Memories of the Great War 1914-1918 by those who experienced it
By William Langford (ed.)
Pen & Sword, 2014
The written testimonies of those who served in the First Word War are a valuable resource and are particularly resonant as we commemorate the events of 100 ago. There are still many accounts out there that are not readily available and this volume reproduces some that were originally published in the popular ‘The Great War: I Was There’ magazine , which ran for 51 issues from 1938-39, edited by Sir John Hammerton who was also responsible for the weekly wartime publication ‘The War Illustrated’.
The book consists of 32 accounts covering 1914, from the soldier who fired the first British rifle shot of the war, to the infamous Christmas truce. In between many well-known events are included, from the crossings of the Marne and the Aisne, the siege of Antwerp, and the battles of First Ypres. Some of the authors of these accounts will be well-known to First World War buffs (such as Frank Richards, who penned the memoir ‘Old Soldiers Never Die), but others will no doubt shed new light on these events for many readers. A broad range of soldiers have been selected, ranging from Privates to Brigadier-Generals.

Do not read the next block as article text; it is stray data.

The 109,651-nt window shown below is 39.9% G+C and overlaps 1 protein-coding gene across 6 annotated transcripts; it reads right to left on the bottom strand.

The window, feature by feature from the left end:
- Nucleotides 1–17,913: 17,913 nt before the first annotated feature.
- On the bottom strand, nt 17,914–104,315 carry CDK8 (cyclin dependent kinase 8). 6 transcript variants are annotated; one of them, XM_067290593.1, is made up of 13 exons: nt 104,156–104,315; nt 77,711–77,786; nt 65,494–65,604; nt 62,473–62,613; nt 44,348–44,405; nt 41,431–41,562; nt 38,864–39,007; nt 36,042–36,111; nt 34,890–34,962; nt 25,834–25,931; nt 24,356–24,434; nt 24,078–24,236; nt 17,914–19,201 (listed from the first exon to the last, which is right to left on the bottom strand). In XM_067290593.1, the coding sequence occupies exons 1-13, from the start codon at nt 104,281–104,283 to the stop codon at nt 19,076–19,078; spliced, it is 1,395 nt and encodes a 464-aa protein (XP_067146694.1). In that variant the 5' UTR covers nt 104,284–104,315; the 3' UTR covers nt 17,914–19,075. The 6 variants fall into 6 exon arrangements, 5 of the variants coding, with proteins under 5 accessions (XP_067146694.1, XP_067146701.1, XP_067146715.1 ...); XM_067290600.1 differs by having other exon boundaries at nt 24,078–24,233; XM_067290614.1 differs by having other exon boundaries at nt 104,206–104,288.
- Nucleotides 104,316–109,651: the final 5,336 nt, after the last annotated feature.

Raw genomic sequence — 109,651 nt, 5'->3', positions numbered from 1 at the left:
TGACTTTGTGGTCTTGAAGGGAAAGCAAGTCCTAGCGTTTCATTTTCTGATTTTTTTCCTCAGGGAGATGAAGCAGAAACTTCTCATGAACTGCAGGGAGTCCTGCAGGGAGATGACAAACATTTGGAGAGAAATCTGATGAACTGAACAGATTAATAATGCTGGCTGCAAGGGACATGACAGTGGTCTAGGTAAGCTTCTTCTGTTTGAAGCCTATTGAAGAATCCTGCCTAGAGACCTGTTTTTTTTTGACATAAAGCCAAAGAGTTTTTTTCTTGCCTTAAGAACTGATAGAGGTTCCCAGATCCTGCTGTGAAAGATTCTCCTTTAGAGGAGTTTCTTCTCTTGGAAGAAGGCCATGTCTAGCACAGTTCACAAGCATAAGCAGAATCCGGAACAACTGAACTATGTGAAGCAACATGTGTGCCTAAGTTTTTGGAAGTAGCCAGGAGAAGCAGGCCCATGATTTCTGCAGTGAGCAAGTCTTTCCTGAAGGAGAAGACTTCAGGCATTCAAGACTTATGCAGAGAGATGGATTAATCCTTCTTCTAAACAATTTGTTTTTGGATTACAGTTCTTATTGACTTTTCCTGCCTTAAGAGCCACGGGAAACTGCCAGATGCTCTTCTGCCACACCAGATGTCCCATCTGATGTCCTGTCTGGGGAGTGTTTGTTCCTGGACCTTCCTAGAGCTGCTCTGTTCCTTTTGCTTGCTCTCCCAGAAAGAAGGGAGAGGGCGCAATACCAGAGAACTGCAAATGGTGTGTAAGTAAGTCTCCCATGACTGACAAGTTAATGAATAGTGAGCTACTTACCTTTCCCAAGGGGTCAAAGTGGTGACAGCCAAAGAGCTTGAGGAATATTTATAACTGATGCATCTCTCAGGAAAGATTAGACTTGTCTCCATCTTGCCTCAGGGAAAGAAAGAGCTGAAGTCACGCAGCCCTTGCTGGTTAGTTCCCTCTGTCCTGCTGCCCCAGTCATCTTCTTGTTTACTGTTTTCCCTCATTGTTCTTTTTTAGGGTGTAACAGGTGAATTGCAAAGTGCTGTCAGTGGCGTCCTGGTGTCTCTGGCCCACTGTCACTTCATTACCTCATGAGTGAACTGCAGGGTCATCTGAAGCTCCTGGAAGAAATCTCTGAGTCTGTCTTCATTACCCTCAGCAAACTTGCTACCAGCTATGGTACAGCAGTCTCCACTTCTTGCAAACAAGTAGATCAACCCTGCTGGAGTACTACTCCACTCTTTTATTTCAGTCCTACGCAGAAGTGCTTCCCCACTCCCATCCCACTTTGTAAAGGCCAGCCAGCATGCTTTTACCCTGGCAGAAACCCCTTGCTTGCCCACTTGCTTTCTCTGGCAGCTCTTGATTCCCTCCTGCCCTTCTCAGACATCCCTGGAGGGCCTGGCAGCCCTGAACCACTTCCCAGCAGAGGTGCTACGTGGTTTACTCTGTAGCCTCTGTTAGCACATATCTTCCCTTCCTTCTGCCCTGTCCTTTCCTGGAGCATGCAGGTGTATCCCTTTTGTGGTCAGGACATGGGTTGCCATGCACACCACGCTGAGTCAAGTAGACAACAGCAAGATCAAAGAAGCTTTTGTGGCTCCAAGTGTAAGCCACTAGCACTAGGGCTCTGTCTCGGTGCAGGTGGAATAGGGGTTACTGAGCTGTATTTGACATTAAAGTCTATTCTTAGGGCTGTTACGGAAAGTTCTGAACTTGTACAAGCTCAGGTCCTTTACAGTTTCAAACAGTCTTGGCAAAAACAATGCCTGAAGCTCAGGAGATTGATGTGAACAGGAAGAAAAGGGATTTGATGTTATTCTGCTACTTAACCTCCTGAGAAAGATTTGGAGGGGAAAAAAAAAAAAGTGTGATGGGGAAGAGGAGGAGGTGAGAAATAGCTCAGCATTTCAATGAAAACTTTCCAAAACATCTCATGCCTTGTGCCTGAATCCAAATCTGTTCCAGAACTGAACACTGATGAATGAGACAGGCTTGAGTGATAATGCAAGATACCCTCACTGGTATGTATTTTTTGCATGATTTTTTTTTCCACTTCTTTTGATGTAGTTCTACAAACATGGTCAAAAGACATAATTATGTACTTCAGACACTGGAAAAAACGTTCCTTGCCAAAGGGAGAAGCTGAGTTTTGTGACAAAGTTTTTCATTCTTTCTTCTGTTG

Some of the selection were written during the war as diary entries but the majority seem to have been recounted in the years after the war, and may therefore suffer from the issues of accuracy and recollection that can plague such sources. Editorial input is minimal and mainly concerned with standardising language and terms, with only a few explanatory notes provided. My issue with the simple reproduction of the accounts is that no additional context is provided, nor have any been cross-referenced or verified.
Personally I would have preferred more substantial editorial input (such as annotation of the accounts) to provide a more comprehensive view about the individuals and places mentioned and events taken part in or witnessed. In addition, frustratingly there is no index, which would have been valuable for those looking to track down a particular unit or place.
Despite these quibbles, this does not mean that the accounts in their presented format are not valuable, or have not been corroborated elsewhere. The accompanying photos are fantastic and many will be familiar to students of the war, but it is unclear if these are pictures that appeared in the original magazines. As this volume covers only 1914, presumably further volumes are planned for the remaining years of the war; overall this is a fantastic resource but one which could have benefited from further context and input.
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They Were There in 1914